Janesville company brings 50 back

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August 13, 2009
— About two-thirds of the jobs lost when a financially troubled Janesville manufacturer was sold earlier this year have returned.

North American Pipe Corp. and Harrington Corp. were the two successful bidders in a March auction of the assets of Freedom Plastics, a manufacturer of PVC pipes and fittings for the wastewater, plumbing, irrigation and industrial markets.

North American, a subsidiary of the Houston-based Westlake Chemical, paid $6.3 million for Freedom’s pipe manufacturing division that employed 55 people in Janesville.

The Lynchburg, Va.-based Harrington paid $1 million for Freedom’s fabrication division, which had 25 workers.

Leading up to the court-supervised receivership sale, Freedom had been hamstrung by heavy debt, construction industry downturns and increases in materials costs.

North American has 10 extrusion plants, making it one of the largest PVC pipe producers in the country. It serves the water, sewer, plumbing, retail, irrigation and water well markets.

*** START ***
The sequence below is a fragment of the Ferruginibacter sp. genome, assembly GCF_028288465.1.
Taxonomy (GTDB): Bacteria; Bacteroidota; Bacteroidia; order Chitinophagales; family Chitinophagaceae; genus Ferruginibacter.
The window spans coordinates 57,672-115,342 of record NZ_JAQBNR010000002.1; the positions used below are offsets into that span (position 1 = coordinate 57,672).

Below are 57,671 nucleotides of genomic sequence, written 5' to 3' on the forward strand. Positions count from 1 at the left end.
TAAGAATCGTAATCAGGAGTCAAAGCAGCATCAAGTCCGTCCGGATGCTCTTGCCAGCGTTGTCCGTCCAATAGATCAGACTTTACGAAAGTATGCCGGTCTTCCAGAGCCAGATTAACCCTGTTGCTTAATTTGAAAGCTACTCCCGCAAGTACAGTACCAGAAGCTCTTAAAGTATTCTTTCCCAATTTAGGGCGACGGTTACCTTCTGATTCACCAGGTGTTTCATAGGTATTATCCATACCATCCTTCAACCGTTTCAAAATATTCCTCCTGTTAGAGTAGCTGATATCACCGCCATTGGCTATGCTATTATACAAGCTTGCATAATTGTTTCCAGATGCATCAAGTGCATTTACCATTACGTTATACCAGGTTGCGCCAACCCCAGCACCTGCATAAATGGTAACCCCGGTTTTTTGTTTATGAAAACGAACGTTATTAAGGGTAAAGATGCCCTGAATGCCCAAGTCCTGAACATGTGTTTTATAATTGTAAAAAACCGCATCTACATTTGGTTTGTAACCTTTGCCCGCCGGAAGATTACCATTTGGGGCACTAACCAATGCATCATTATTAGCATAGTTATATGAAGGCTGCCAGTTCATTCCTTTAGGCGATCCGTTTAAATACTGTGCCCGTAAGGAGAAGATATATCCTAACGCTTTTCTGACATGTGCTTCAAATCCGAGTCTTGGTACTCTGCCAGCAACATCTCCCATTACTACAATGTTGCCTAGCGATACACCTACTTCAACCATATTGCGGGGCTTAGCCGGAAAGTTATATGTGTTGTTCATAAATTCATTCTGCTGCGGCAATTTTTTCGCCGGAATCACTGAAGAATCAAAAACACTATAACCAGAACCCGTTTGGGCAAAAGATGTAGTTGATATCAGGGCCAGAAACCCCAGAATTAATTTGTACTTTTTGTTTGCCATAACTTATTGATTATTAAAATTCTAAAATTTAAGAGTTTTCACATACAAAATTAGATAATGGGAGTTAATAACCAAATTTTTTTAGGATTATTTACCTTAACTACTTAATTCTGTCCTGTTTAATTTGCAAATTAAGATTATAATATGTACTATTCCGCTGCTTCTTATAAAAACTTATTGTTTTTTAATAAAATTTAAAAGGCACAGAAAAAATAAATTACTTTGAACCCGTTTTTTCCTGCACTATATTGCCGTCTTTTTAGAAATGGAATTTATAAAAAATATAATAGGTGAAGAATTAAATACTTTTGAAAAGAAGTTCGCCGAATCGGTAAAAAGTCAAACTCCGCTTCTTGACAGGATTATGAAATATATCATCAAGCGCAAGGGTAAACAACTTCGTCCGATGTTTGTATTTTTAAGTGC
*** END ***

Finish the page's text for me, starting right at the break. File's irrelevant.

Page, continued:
Dave Hansen, a Westlake senior vice president, said Wednesday that North American employs about 40 people at the former Freedom site on South Arch Street. Some of them are former Freedom employees

The plant is running at about 40 percent of its full capacity, which is the production of about 175 million pounds of PVC pipe per year.

Harrington, which primarily makes PVC fittings for the irrigation and utility markets, is leasing space from North American. Its Janesville operation has 13 employees, all of them former Freedom workers, said Mike Harrington, the company’s resident and CEO.

Harrington said the Janesville acquisition allowed the company to expand into the plumbing, industrial and storm water management markets.

Future employment at both North American and Harrington are largely dependent on the economy, company officials said.

Hansen said pipe production and employment levels in Janesville are likely to grow with the economy.

Harrington said his company continues to serve former Freedom customers, but many of those found a new supplier as Freedom withered and died in Janesville.

“The future depends entirely on the economy and our success of regaining former Freedom customers who defected to competitors during the bankruptcy period,” Harrington said in an e-mail. “Our competitors had ample plant capacity to pick off business from Freedom and had incentive to gain market share.”

Harrington said housing starts and land development would drive the industry’s economic recovery.

“Housing starts continue to be flat, problematic and anemic,” he said. “In addition, there are large inventories of developed lots in the nation, and it will take extended housing starts to absorb the (excess) lots.”

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